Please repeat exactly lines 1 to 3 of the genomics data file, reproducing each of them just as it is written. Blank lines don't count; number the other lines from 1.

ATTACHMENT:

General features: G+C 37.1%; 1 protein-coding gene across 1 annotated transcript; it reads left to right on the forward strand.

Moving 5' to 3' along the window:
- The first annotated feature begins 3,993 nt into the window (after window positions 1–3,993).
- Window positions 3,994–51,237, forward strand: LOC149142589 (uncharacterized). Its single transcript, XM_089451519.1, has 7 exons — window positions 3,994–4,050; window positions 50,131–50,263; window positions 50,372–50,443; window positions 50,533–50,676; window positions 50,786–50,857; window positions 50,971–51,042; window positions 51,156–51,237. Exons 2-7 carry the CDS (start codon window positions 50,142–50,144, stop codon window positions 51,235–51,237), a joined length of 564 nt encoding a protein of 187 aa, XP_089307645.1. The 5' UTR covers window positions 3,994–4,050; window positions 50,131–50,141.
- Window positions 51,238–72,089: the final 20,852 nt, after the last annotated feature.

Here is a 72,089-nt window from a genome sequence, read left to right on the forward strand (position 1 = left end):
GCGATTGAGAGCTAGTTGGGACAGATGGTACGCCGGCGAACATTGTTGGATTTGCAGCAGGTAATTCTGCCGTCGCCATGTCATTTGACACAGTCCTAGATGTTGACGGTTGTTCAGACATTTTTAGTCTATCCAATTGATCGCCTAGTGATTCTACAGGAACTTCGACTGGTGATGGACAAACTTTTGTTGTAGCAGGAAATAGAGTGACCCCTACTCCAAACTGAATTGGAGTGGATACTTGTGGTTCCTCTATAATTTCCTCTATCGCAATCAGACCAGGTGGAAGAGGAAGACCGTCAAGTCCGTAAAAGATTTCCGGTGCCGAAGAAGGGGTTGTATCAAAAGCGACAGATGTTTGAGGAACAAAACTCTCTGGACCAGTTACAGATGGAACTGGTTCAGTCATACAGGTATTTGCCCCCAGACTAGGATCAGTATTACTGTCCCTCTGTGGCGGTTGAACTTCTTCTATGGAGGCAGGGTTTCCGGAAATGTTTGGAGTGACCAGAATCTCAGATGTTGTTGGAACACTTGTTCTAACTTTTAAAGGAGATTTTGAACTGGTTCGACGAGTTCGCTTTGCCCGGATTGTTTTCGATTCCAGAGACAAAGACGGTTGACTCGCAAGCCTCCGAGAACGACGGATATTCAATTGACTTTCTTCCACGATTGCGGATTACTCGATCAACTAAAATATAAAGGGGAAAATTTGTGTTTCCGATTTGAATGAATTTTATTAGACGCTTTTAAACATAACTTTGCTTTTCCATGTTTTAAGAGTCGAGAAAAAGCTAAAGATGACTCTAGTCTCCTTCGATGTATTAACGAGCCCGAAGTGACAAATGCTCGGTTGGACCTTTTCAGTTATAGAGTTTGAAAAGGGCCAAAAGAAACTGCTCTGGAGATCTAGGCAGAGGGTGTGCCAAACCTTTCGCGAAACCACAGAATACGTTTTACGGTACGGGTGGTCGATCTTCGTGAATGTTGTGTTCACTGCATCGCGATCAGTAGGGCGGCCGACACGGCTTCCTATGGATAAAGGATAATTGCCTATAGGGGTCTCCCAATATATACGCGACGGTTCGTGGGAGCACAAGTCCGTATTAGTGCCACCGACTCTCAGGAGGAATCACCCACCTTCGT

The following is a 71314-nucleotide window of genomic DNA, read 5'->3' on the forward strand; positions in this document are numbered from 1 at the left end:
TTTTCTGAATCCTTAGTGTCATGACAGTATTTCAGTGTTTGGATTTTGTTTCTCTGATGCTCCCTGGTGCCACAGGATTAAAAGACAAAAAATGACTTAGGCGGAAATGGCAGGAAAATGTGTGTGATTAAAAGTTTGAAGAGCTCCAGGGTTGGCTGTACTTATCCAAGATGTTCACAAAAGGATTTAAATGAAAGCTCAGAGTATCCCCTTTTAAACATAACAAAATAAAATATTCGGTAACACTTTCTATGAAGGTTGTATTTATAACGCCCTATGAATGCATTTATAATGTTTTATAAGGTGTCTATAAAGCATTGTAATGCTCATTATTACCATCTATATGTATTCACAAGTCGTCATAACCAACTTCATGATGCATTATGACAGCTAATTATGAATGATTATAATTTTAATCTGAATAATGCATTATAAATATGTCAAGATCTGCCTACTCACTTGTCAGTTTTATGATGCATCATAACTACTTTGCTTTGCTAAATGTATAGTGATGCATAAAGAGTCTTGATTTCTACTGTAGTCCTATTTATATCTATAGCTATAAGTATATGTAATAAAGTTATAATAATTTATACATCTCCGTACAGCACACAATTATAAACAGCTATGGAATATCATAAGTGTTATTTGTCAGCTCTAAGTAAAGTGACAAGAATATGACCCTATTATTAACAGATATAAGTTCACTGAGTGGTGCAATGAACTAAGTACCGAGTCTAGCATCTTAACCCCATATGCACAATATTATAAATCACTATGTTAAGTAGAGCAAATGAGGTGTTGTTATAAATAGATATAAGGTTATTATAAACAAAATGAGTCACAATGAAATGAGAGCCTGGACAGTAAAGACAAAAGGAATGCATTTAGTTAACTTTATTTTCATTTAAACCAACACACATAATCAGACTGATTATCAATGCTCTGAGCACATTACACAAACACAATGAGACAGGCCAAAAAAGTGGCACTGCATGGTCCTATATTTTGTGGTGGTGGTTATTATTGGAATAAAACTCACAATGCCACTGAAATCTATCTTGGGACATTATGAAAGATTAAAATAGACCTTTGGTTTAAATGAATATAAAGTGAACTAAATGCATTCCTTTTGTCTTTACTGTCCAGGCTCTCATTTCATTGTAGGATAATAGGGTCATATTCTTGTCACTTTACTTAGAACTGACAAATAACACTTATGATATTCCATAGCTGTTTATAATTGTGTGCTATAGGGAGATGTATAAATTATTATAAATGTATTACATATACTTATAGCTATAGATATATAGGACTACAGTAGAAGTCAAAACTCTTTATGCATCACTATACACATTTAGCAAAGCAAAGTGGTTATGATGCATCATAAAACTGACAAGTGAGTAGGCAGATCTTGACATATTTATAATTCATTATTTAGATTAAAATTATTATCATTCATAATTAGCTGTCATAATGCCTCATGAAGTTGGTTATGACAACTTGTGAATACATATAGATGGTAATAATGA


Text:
General features: G+C 37.1%; 1 protein-coding gene across 1 annotated transcript; it reads left to right on the forward strand.

Moving 5' to 3' along the window:
- The first annotated feature begins 3,993 nt into the window (after window positions 1–3,993).